Absolute zero denotes the temperature at which the particles of a substance no longer have any kinetic energy, i.e. are completely at rest! Absolute zero is at -273.15 °C on the Celsius scale and -459.67 °F on the Fahrenheit scale!

The Kelvin scale is merely a shifted Celsius scale, with a scientifically determined zero point, that equals to the standstill of the particles contained in a substance. For the conversion of a temperature on the Celsius scale into the temperature on the Kelvin scale and vice versa, the following formulas apply:

\begin{align}
&\boxed{ [K] = [°C] + 273.15} \\[5px]
&\boxed{ [°C] = [K] – 273.15} \\[5px]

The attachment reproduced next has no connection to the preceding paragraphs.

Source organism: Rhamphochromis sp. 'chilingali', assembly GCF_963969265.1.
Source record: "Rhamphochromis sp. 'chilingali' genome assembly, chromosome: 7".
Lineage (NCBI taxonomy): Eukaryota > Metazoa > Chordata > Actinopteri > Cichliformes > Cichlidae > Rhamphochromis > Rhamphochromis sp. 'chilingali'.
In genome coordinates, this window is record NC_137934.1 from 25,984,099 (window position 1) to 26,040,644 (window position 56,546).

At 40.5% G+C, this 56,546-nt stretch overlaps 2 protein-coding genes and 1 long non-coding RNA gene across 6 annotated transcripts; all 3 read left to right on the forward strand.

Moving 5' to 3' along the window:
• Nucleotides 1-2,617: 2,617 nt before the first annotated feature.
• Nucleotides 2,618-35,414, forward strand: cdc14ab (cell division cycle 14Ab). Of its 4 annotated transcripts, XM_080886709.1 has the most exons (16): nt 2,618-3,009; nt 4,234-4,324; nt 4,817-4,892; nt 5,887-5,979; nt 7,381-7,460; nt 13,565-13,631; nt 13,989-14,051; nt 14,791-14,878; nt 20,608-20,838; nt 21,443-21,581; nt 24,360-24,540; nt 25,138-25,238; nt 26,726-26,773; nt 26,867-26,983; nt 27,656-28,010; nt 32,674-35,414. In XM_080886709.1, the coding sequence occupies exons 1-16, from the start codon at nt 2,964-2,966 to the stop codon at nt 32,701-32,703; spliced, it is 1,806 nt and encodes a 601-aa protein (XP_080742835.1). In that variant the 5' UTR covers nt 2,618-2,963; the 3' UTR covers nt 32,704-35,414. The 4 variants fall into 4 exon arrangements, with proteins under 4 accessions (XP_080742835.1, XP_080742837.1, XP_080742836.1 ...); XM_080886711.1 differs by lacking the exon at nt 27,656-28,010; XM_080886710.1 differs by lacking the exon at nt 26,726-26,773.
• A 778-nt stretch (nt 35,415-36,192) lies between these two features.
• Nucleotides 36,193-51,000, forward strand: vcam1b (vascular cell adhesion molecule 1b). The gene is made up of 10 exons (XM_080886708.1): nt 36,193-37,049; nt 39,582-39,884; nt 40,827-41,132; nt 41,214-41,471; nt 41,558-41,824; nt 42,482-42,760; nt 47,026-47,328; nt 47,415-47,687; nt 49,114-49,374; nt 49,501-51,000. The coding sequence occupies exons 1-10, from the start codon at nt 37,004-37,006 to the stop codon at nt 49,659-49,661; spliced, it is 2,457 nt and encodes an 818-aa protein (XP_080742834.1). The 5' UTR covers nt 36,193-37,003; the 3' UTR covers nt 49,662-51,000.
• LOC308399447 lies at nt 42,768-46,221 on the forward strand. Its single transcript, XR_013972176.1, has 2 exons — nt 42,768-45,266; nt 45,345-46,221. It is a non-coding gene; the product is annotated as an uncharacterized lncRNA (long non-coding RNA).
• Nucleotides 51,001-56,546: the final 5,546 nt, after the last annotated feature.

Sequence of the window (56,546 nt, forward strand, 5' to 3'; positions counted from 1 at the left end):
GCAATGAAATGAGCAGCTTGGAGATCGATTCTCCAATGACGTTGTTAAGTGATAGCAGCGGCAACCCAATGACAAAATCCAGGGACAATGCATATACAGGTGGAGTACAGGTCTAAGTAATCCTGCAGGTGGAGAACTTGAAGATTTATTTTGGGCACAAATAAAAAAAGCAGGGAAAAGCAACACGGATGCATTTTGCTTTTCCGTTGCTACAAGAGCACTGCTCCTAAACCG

\end{align}

For the conversion of a temperature on the Fahrenheit scale to the temperature on the Kelvin scale and vice versa, the following formulas apply:

\begin{align}
&\boxed{ [K] = \frac{[°F] – 32}{1.8} + 273.15} \\[5px]
&\boxed{ [°F] = \left([K] – 273.15\right) \cdot 1.8 + 32 } \\[5px]
\end{align}

The figure below shows the comparison of the different temperature scales.

Celsius scale, Fahrenheit, kelvin, temperature, conversion, comparison, convert
Figure: Celsius, Kelvin and Fahrenheit scale in comparison

Experimental determination of absolute zero

In everyday life it is not really possible whithout further ado to cool substances so strongly that the temperature at absolute zero (on the Fahrenheit scale or the Celsius scale) could be determined directly. In addition, the atomic particles are not directly visible in order to be able to judge whether the point where the particles are motionless has actually been reached. In this section, therefore, an experiment for determining absolute zero is to be shown, which then leads to the implementation of the Kelvin scale.